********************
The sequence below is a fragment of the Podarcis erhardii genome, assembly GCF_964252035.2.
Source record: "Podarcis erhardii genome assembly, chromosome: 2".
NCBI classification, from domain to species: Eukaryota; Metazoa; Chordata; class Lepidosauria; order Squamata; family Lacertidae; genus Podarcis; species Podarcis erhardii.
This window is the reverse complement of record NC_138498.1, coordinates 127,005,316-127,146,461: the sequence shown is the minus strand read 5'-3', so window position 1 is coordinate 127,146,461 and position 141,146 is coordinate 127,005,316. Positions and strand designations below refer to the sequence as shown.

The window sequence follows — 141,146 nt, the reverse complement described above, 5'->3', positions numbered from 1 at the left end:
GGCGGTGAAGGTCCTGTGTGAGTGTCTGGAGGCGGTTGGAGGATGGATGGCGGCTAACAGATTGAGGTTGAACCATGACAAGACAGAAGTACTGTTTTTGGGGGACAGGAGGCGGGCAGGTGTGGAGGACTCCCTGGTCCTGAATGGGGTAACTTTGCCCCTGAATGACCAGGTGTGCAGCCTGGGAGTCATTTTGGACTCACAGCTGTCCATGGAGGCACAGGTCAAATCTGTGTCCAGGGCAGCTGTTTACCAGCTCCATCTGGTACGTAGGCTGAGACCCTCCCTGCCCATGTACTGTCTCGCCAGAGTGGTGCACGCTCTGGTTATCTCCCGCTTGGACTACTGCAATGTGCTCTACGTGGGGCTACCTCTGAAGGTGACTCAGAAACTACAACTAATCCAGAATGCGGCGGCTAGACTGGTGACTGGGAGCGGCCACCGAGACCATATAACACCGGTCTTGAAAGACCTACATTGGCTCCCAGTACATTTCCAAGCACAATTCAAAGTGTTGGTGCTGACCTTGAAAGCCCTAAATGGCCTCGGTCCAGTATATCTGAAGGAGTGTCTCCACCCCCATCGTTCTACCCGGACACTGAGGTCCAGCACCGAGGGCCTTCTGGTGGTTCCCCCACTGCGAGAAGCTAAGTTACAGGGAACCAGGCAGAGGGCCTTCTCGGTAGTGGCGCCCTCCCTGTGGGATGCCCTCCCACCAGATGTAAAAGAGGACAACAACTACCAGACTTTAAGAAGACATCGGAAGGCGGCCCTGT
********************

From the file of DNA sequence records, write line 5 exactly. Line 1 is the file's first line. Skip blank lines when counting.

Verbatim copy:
The window sequence follows — 141,146 nt, the reverse complement described above, 5'->3', positions numbered from 1 at the left end: